[sword-devel] SVG module (an idea)
jonmmorgan at gmail.com
Tue Oct 26 05:40:03 MST 2010
On Tue, Oct 26, 2010 at 4:11 PM, Greg Hellings <greg.hellings at gmail.com>wrote:
> On Mon, Oct 25, 2010 at 11:43 PM, David <davidslists at gmx.net> wrote:
> > On Tuesday, September 21, 2010 01:50:11 pm Peter von Kaehne wrote:
> >> Hi guys,
> >> I just saw this here in Wikimedia commons:
> >> http://upload.wikimedia.org/wikipedia/commons/1/1c/Ampel.svg
> >> It is an svg file which has java script integrated.
> > You could potentially do this with HTML5 and not have to use SVG which
> > would require fewer additions to front ends to support, as they would
> > have to update their HTML rendering engines to support 5, instead of
> > adding svg parsing and rendering.
> BibleTime generally tracks the latest releases of Qt, which includes
> QtWebKit. I don't know how much lag there is between WebKit main and
> QtWebKit, but I can't imagine it not supporting SVG images - since Qt
> supports them quite well. BibleTime uses SVGs in several places
> already IIRC.
> In general SVG is supported wider and more standardly than HTML5. I'm
> fairly sure that Cairo (GTK stack) supports it. Qt supports it.
> WebKit supports it. Almost certain Gecko/Firefox supports it. That
> means it's likely already supported in BibleTime and Xiphos (if built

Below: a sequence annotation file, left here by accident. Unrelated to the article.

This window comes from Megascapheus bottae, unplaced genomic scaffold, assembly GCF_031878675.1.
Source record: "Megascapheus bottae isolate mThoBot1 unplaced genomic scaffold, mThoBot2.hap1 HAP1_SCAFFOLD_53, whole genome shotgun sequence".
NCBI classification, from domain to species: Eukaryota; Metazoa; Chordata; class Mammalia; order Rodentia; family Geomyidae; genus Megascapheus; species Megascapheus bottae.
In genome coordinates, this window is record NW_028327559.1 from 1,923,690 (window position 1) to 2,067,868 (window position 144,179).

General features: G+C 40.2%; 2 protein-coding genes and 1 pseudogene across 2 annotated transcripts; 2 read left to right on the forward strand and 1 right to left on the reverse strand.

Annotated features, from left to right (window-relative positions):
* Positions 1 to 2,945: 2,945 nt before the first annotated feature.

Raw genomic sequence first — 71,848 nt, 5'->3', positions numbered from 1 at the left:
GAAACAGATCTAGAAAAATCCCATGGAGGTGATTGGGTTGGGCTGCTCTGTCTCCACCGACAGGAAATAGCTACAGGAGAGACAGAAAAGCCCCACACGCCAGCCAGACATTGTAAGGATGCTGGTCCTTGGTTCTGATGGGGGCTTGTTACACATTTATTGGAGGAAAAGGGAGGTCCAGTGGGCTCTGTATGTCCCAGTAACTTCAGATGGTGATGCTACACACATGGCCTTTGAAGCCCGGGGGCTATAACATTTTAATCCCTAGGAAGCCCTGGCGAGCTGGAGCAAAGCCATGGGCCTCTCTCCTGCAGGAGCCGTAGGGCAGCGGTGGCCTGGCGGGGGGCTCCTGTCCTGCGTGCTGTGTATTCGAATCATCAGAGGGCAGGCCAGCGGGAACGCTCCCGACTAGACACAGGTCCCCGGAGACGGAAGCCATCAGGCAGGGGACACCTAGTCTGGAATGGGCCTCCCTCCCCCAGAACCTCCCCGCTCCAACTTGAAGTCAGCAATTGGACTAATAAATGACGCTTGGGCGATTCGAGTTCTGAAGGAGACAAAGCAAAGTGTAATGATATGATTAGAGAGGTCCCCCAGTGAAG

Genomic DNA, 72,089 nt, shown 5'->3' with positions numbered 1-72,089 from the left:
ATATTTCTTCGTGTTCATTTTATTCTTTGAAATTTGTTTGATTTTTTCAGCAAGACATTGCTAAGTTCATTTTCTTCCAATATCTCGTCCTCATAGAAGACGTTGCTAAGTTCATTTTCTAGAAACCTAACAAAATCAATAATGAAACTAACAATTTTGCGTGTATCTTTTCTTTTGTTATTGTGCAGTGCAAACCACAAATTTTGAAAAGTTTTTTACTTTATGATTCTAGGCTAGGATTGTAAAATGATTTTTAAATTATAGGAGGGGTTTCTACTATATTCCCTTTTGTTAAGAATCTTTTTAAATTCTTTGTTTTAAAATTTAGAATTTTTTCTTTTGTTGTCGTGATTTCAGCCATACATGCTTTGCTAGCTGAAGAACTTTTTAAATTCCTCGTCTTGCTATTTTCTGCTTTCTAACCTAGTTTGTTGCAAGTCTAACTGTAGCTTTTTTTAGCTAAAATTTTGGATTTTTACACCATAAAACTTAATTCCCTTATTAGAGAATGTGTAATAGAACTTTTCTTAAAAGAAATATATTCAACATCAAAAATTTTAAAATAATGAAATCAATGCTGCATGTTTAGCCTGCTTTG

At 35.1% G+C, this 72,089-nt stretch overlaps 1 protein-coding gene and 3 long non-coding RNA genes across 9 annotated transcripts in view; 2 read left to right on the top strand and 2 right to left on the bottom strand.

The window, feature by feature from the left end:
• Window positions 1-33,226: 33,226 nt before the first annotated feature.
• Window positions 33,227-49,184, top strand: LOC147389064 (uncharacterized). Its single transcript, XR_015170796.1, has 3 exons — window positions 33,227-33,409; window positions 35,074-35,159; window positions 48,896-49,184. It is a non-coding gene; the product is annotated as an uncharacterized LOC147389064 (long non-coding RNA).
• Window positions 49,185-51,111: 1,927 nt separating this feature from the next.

> with Xulrunner). I think BPBible uses wxHTML which is rather pathetic
> - so I doubt it has support. But wxWidgets might have SVG support
> outside of the HTML widget. I'm certain Java has support for SVG
> images, even if the Java HTML widget does not.
The next major version of BPBible is intended to use XULRunner with
Due to the fact that SVG has been in the wild for almost 10 years,
> you're likely to find that SVG support is much stronger than HTML5
> support which has not finished its draft revision process yet. So
> you're more likely to get SVG support in front ends than HTML5
> support. In fact you'll find that
> IE alone among the "major browsers" does not support SVG - there are
In actual practice, I think SVG support and HTML 5 support have a lot in
common, since most browsers will support a subset of both rather than the
full thing (many elements of HTML 5 have been around for a long time as
well). I don't have a clear idea of which subsets are supported by which
browsers (I would assume the useful parts - but that will probably apply to
HTML 5 as well). Static images are probably a better chance than dynamic
images. As an example, the Mozilla page is at
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